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Science. 2016 Jan 8;351(6269):186-90. doi: 10.1126/science.aad0512. Epub 2015 Dec 10.

Polysialylation controls dendritic cell trafficking by regulating chemokine recognition.

Author information

1
Institute of Science and Technology Austria (IST Austria), Am Campus 1, 3400 Klosterneuburg, Austria.
2
Department of Chemistry, University of Wisconsin-Whitewater, 800 West Main Street, Whitewater, WI 53190, USA. Department of Biochemistry, Medical College of Wisconsin, 8701 Watertown Plank Road, Milwaukee, WI 53226, USA.
3
Institute for Cellular Chemistry, Hannover Medical School [Medizinische Hochschule Hannover (MHH)], Carl-Neuberg-Strasse 1, 30625 Hannover, Germany.
4
Department of Chemistry, University of Wisconsin-Whitewater, 800 West Main Street, Whitewater, WI 53190, USA.
5
Research Institute of Molecular Pathology, Vienna Biocenter, Dr. Bohr Gasse 7, 1030 Vienna, Austria.
6
School of Chemistry, The University of Sydney, Sydney, New South Wales 2006, Australia.
7
Institute of Immunology, Hannover Medical School (MHH), Carl-Neuberg-Strasse 1, 30625 Hannover, Germany.
8
Department of Biochemistry, Medical College of Wisconsin, 8701 Watertown Plank Road, Milwaukee, WI 53226, USA.

Abstract

The addition of polysialic acid to N- and/or O-linked glycans, referred to as polysialylation, is a rare posttranslational modification that is mainly known to control the developmental plasticity of the nervous system. Here we show that CCR7, the central chemokine receptor controlling immune cell trafficking to secondary lymphatic organs, carries polysialic acid. This modification is essential for the recognition of the CCR7 ligand CCL21. As a consequence, dendritic cell trafficking is abrogated in polysialyltransferase-deficient mice, manifesting as disturbed lymph node homeostasis and unresponsiveness to inflammatory stimuli. Structure-function analysis of chemokine-receptor interactions reveals that CCL21 adopts an autoinhibited conformation, which is released upon interaction with polysialic acid. Thus, we describe a glycosylation-mediated immune cell trafficking disorder and its mechanistic basis.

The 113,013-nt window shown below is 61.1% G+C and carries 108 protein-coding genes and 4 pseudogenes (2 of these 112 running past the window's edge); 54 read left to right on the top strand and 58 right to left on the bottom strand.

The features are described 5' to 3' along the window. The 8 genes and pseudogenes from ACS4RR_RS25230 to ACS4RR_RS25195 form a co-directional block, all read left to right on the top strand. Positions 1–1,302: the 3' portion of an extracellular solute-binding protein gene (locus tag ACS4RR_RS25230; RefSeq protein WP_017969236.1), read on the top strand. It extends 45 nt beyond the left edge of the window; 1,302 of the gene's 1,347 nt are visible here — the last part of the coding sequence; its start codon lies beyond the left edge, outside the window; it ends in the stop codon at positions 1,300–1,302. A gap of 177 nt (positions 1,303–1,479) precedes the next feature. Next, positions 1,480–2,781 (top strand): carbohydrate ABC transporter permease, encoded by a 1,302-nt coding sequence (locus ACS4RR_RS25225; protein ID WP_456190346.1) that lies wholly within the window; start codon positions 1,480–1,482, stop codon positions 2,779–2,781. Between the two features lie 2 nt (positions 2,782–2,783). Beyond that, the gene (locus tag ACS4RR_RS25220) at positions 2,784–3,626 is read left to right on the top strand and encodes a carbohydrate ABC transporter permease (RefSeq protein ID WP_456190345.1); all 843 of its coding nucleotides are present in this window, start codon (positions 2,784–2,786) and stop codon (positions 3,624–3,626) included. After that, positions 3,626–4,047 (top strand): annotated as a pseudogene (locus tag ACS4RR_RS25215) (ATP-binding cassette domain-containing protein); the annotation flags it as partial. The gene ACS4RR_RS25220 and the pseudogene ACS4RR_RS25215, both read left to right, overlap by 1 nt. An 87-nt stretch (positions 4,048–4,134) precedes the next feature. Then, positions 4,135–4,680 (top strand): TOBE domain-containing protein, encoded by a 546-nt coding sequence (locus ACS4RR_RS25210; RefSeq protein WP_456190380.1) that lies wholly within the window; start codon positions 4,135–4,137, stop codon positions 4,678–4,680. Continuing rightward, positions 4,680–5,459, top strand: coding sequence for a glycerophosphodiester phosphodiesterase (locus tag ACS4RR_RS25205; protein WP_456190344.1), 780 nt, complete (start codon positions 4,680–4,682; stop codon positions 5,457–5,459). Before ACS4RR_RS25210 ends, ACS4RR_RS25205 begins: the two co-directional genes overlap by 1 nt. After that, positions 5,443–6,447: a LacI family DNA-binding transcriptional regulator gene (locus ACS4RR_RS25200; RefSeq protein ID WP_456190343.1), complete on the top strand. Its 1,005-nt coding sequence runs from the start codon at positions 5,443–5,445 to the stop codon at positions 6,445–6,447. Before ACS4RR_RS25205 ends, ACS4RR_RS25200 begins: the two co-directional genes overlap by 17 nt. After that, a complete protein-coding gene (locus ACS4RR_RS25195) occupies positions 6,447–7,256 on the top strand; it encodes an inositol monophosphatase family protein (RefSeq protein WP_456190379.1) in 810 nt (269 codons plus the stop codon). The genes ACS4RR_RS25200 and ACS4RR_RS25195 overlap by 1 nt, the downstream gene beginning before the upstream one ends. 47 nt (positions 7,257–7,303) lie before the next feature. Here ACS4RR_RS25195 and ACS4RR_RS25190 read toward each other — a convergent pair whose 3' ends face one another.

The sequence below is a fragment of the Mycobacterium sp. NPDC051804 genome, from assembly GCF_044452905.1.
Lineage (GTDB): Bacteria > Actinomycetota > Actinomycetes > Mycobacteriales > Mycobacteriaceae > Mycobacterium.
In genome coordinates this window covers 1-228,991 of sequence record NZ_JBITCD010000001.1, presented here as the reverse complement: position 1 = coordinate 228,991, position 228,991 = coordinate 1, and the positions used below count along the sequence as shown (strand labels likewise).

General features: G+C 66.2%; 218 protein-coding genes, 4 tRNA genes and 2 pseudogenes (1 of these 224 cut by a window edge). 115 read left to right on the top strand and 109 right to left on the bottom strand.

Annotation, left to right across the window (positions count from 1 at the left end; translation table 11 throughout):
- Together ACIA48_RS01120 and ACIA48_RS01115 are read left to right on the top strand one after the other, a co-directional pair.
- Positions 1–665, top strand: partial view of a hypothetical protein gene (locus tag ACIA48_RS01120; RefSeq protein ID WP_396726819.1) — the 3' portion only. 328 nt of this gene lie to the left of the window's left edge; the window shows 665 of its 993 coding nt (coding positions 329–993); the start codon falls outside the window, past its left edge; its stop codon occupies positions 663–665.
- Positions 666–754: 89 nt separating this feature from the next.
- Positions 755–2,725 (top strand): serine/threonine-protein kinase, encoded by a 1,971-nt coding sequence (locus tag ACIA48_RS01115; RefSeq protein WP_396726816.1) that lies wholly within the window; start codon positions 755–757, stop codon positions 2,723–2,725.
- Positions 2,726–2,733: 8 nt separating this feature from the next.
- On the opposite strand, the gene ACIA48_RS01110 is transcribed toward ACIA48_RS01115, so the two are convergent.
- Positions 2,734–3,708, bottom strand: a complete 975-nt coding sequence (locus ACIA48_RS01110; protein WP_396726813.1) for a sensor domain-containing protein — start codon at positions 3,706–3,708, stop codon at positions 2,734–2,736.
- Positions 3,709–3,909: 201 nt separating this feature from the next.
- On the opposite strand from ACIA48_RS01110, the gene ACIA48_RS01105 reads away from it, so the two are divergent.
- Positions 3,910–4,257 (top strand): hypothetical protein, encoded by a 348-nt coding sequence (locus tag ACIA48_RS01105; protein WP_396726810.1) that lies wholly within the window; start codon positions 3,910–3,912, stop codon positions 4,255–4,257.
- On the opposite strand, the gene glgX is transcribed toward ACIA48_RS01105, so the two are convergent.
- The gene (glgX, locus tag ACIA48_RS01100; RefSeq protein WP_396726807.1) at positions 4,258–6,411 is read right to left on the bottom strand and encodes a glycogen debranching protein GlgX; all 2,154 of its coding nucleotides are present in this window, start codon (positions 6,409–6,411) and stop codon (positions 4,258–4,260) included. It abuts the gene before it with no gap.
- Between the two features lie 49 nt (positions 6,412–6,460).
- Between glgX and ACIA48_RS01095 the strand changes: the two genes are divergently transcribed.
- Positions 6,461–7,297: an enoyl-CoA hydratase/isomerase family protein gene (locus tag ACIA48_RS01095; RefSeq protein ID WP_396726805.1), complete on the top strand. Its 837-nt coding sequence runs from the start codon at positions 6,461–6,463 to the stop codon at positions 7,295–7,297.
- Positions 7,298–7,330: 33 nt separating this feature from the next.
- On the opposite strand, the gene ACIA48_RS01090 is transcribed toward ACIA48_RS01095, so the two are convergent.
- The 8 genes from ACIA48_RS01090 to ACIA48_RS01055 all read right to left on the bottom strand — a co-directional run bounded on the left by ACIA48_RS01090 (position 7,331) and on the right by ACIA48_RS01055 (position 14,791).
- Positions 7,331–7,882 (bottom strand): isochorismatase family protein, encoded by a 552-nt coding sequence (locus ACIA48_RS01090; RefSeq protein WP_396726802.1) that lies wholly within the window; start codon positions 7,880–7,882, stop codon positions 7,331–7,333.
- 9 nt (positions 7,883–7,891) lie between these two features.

PMID:
26657283
PMCID:
PMC5583642
DOI:
10.1126/science.aad0512
[Indexed for MEDLINE]
Free PMC Article

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